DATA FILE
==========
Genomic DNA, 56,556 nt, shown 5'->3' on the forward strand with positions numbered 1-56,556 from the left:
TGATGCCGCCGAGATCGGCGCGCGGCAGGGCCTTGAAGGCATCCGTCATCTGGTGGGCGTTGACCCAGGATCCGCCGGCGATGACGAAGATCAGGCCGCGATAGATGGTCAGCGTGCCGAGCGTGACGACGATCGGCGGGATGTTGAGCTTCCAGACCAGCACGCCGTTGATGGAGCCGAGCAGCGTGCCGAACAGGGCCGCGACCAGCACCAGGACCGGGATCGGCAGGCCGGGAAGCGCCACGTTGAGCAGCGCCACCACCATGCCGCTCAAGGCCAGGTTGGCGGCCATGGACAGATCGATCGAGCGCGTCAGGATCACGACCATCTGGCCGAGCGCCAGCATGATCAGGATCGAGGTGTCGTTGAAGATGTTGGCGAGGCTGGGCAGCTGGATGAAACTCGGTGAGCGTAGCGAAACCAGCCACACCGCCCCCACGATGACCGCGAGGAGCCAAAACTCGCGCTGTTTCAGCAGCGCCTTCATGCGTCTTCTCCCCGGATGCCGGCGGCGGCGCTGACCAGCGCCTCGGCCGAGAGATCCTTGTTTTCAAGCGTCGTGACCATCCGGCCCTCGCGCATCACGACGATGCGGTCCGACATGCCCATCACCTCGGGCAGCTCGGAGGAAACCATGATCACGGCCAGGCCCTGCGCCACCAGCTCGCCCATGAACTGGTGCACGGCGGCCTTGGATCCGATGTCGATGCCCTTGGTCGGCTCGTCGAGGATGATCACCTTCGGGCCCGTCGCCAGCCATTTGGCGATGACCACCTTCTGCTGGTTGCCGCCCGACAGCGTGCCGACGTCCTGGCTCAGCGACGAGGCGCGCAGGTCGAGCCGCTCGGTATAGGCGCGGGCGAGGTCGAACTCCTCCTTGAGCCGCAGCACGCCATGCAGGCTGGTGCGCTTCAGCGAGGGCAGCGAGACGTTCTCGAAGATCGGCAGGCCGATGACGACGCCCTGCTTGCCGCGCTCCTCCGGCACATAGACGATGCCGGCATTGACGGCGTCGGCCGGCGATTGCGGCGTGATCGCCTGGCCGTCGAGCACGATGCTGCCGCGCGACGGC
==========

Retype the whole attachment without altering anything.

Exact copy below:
Genomic DNA, 56,556 nt, shown 5'->3' on the forward strand with positions numbered 1-56,556 from the left:
TGATGCCGCCGAGATCGGCGCGCGGCAGGGCCTTGAAGGCATCCGTCATCTGGTGGGCGTTGACCCAGGATCCGCCGGCGATGACGAAGATCAGGCCGCGATAGATGGTCAGCGTGCCGAGCGTGACGACGATCGGCGGGATGTTGAGCTTCCAGACCAGCACGCCGTTGATGGAGCCGAGCAGCGTGCCGAACAGGGCCGCGACCAGCACCAGGACCGGGATCGGCAGGCCGGGAAGCGCCACGTTGAGCAGCGCCACCACCATGCCGCTCAAGGCCAGGTTGGCGGCCATGGACAGATCGATCGAGCGCGTCAGGATCACGACCATCTGGCCGAGCGCCAGCATGATCAGGATCGAGGTGTCGTTGAAGATGTTGGCGAGGCTGGGCAGCTGGATGAAACTCGGTGAGCGTAGCGAAACCAGCCACACCGCCCCCACGATGACCGCGAGGAGCCAAAACTCGCGCTGTTTCAGCAGCGCCTTCATGCGTCTTCTCCCCGGATGCCGGCGGCGGCGCTGACCAGCGCCTCGGCCGAGAGATCCTTGTTTTCAAGCGTCGTGACCATCCGGCCCTCGCGCATCACGACGATGCGGTCCGACATGCCCATCACCTCGGGCAGCTCGGAGGAAACCATGATCACGGCCAGGCCCTGCGCCACCAGCTCGCCCATGAACTGGTGCACGGCGGCCTTGGATCCGATGTCGATGCCCTTGGTCGGCTCGTCGAGGATGATCACCTTCGGGCCCGTCGCCAGCCATTTGGCGATGACCACCTTCTGCTGGTTGCCGCCCGACAGCGTGCCGACGTCCTGGCTCAGCGACGAGGCGCGCAGGTCGAGCCGCTCGGTATAGGCGCGGGCGAGGTCGAACTCCTCCTTGAGCCGCAGCACGCCATGCAGGCTGGTGCGCTTCAGCGAGGGCAGCGAGACGTTCTCGAAGATCGGCAGGCCGATGACGACGCCCTGCTTGCCGCGCTCCTCCGGCACATAGACGATGCCGGCATTGACGGCGTCGGCCGGCGATTGCGGCGTGATCGCCTGGCCGTCGAGCACGATGCTGCCGCGCGACGGC